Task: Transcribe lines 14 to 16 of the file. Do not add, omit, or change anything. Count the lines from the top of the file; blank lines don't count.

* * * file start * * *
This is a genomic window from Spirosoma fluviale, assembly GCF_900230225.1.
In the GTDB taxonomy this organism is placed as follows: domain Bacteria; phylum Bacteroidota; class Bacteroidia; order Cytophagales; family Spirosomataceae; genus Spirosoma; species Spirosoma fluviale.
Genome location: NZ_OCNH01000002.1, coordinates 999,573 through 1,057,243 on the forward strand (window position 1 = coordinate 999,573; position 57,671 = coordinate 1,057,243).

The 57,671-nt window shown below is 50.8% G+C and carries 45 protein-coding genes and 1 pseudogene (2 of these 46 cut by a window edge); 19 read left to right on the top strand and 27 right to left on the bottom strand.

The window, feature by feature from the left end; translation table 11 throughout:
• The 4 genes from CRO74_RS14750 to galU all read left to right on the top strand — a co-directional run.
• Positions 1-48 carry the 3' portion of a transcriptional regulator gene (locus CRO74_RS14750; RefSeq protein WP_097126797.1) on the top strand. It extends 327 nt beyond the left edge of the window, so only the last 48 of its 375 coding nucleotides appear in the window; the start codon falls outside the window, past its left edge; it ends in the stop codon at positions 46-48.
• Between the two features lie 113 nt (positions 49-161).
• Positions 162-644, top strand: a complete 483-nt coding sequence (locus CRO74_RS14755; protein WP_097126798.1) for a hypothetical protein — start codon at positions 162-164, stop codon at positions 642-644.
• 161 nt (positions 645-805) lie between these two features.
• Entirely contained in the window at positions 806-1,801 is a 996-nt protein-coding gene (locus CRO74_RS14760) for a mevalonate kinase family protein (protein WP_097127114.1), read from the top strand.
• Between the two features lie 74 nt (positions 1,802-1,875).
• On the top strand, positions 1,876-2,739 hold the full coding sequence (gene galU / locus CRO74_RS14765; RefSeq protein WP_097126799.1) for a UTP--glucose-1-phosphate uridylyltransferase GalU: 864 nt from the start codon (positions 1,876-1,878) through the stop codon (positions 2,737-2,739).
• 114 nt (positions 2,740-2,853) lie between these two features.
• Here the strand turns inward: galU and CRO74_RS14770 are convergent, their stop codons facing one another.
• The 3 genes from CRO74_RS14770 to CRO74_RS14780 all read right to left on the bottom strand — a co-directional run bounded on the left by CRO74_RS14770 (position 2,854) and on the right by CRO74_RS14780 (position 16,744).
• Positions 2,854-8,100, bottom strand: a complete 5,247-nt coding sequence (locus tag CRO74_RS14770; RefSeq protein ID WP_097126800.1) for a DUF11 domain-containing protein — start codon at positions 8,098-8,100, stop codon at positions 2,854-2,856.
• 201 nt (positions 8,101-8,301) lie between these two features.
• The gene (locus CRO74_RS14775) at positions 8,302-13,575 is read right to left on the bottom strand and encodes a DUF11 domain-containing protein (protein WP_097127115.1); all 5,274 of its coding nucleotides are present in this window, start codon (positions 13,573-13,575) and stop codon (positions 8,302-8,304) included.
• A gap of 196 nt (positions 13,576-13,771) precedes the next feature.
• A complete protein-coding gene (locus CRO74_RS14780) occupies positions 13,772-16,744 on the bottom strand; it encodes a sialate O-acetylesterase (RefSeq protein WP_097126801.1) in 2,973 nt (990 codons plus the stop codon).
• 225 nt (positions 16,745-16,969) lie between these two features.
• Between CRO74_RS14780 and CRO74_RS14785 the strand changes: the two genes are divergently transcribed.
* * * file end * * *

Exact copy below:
• 114 nt (positions 2,740-2,853) lie between these two features.
• Here the strand turns inward: galU and CRO74_RS14770 are convergent, their stop codons facing one another.
• The 3 genes from CRO74_RS14770 to CRO74_RS14780 all read right to left on the bottom strand — a co-directional run bounded on the left by CRO74_RS14770 (position 2,854) and on the right by CRO74_RS14780 (position 16,744).